Monthly Archives: September 2015
By Charles Winstanley
Terrorists poison Manchester, England’s water supply and threaten worse if their demands aren’t met. Special Branch officer David Rockbourne teams with MI5 agent Laura McAllister to stop them. In their quest, they must deal with a stubborn Home Office Minister and a developing romance.
Thrillers usually make for a good story. Terrorists poisoning the water sounds good. Agents on the go trying to stop them are the ones to cheer for.
However, as mentioned below, this is the basic plot with hardly any sidelines, scant details about bad guys their background, and quick chapters.
Gary Charles Potter: 50, thinning hair, a bit overweight, married with daughters, Minister of State for the Environment
David Rockbourne: 42, 6’2”, police officer in the Special Branch, in the middle of a divorce, dark hair, parents dead, attended Cambridge, was in the intelligence corps, scar on forehead
Laura McAllister: 32, MI5 agent, long brown hair, has a brother, attended Queens University, parents dead, has a degree in mathematics,
Yuri Datsik: has a daughter, gray hair, weathered skin, blue eyes, former Speznaz Lt. Colonel,
Chris Stirling: 40, married with daughter, works for Clean Flow PLC, attended Cambridge, author, PH.d
Richard Richardson: England’s PM
Characters are pretty basic. The main players each have a short intro chapter with a limited dossier version of physical, employment, and academic details.
In the file that I read, there was no comma before many of the tag lines. At least in one instance there is a single quote to dialogue while most are double. I don’t care which but it needs to be consistent. Conversations didn’t wander and explanations were almost too succinct. Part of my problem, explained below, is that I didn’t see the emotional reaction to the dialogue. I heard Potter’s frustration and dismissal of what authorities were telling him, but that was about it.
No real voices come through other than Potter’s. I certainly didn’t hear the Russian voices.
The interrogation between the good guys and one of the terrorists was not believable, especially in light of the crisis. Too bland. Hardly any emotion shown.
Titled chapters. Short chapters. A couple bits of missing, incorrect, and misplaced punctuation. Some repetitious words or phrasing close together. For instance the terrorist’s emails are unnecessarily repeated.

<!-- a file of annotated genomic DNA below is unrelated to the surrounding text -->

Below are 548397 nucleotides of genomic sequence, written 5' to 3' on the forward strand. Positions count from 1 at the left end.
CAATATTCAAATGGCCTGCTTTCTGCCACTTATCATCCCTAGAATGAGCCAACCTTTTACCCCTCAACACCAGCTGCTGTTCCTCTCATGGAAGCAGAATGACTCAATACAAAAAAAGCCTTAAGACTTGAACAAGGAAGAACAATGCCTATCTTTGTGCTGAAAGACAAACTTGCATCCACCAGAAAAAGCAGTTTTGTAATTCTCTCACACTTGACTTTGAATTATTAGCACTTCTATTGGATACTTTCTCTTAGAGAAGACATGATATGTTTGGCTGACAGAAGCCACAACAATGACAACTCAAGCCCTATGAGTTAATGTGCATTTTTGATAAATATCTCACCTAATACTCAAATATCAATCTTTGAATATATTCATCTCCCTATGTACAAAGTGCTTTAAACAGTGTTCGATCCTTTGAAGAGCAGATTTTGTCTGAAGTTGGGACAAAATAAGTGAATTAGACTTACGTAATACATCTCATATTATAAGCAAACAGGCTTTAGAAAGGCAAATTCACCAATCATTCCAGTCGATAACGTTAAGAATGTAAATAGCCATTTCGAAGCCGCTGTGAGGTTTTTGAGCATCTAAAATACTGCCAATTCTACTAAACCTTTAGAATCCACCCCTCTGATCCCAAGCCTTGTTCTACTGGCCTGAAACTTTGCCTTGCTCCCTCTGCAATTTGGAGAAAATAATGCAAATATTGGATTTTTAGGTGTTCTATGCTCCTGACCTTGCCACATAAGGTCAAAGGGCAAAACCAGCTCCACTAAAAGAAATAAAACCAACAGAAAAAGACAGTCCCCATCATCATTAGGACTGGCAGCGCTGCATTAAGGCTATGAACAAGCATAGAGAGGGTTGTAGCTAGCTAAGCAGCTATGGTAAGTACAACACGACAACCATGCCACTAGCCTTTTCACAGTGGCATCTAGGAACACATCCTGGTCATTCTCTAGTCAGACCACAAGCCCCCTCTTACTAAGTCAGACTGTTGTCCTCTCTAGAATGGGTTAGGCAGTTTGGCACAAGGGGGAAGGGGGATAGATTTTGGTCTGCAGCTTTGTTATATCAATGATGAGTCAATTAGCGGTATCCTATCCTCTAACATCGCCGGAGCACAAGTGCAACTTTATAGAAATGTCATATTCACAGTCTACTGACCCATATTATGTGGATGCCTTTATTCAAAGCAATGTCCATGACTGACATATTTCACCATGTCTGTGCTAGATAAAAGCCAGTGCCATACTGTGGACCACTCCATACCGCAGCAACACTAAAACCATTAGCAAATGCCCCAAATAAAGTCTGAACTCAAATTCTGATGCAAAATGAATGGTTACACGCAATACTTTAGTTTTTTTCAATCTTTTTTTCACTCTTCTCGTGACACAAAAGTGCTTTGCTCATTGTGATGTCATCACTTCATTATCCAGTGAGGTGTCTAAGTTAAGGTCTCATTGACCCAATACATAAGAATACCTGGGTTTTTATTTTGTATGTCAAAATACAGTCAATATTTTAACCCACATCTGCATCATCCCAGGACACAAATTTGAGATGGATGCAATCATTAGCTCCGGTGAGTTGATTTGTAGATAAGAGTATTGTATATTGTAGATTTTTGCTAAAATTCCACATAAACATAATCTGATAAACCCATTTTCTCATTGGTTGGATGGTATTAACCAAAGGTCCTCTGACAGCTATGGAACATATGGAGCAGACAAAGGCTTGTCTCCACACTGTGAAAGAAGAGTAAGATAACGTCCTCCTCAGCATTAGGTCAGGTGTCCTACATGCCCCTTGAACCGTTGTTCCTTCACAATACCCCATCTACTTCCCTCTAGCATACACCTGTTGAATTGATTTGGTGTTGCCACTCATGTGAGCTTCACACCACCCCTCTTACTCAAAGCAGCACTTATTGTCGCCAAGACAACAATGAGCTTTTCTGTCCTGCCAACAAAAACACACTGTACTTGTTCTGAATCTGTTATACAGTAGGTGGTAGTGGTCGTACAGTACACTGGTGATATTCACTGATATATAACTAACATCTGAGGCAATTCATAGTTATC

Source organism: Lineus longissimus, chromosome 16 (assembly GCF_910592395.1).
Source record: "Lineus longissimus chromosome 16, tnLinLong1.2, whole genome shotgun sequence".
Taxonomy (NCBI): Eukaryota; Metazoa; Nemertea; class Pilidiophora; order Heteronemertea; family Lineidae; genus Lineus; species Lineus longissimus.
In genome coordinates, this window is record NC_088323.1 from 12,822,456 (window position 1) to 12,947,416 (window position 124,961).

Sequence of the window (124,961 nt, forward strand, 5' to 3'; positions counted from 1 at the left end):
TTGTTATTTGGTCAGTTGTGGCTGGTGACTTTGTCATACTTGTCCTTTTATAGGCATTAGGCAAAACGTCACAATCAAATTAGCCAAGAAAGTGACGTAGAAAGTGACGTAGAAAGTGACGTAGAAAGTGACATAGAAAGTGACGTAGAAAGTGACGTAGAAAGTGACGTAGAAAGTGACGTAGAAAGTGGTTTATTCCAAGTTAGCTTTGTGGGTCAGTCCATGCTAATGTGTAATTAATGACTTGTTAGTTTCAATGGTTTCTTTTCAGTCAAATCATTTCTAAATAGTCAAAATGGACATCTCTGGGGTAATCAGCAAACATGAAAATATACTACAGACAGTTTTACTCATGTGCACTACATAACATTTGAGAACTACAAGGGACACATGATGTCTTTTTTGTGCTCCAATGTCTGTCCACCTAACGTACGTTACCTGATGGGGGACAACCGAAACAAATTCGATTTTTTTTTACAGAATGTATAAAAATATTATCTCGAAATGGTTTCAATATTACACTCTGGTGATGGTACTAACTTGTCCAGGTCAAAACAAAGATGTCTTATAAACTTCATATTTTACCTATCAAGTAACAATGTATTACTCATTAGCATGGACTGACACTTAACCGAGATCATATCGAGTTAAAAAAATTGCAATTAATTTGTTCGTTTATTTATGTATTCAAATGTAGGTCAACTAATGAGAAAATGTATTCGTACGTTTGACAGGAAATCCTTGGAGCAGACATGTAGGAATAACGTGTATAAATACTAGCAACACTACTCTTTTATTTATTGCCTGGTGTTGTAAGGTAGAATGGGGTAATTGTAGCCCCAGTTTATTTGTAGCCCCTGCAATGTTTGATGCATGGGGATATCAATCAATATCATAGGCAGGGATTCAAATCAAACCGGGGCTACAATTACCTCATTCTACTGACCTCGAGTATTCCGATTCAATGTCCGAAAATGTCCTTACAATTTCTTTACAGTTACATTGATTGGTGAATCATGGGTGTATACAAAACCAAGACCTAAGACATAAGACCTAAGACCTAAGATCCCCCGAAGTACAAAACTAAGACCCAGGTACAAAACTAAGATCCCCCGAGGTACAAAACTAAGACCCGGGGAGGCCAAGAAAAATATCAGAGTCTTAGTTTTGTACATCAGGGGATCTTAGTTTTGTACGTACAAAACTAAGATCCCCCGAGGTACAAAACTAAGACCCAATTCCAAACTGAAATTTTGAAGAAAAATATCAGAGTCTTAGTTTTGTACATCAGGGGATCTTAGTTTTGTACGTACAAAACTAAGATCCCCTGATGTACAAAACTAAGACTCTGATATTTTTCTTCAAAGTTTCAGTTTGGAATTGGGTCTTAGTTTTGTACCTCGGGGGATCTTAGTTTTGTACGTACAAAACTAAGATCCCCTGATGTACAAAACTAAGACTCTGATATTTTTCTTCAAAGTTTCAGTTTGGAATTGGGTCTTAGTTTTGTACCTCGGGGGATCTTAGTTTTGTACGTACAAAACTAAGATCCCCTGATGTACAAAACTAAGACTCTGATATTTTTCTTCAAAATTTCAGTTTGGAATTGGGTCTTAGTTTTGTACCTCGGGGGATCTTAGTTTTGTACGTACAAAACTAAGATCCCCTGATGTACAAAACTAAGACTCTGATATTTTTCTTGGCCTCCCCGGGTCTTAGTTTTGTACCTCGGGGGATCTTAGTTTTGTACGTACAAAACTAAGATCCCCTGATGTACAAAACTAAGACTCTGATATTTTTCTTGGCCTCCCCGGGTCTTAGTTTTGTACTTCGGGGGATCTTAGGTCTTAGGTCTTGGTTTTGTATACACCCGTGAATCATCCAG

Okay, let me try to explain my biggest problem with the story. First, let me say, that, as mentioned above, it’s a good plot. Oft seen thriller, yes, but still good. However, the writing style is basic. Chapters are short and therefore, do not go into too much depth or detail. It’s basic information about character, scene. Emotional and action-oriented depth are lacking. I didn’t feel close to the story. Sentences were basic: (not an actual example, but close enough) Yes, he knew the danger was near. However, he was attracted by her beautiful eyes.
The romance was pat, expected, not enough resistance or tension. Both Laura and David, conveniently, had just gotten out of troubled relationships and too quickly felt attraction for one another.
What’s not quite believable is how calm and casual the characters who are in London remain or seem to act. Some are ‘concerned’ but it’s more of a frustrated discussion type of attitude. Not to play spoiler but approaching the half way point in the story, the plot would have seen riots and chaos throughout the city and elsewhere. At least that would seem the logical outcome of events. But there’s nothing. No showing how the population reacts.
Other scenes aren’t believable. In one, the good guys know that one terrorist is going to fire off a missile with nerve gas but there are several targets. Immediately, all top government officials would have been notified and moved to safety, (some were) but the royal family isn’t swept up until after the attack. Some
With only a bit more than 47,000 words, this is novella territory, which is fine if that’s what the author wanted. However, this could have been much longer story with more punch. I debated between two ranks and although there were no misspelled words I noticed, the story became less believable as it went along.
by Samantha Cross
Cora Nash is vacationing with her grandmother in woodsy upstate Michigan. Soon after her arrival she hears animal noises outside the cabin. Then a tree-hugger disappears and lumberjacks are attacked. What chased Cora through the woods one night? A bear? A wolf? Something bigger and deadlier? Hmm? Could it be a…you-know-what that howls at the full moon? Hmm?
Ah yes, another werewolf story. Oops, did I leak a spoiler? Lol. So, here’s my rule on stories with vamps/zombies/werewolves: I have read enough of them that they have to be something different or unusual for me to accept them. So, what does that tell you about this one? Yes, different. A light-hearted and amusing little tale that, at times brings to mind a certain Grimm tale. I mean, look at the characters below. A young woman, a grandmother, and a hunter. Duh! Lol.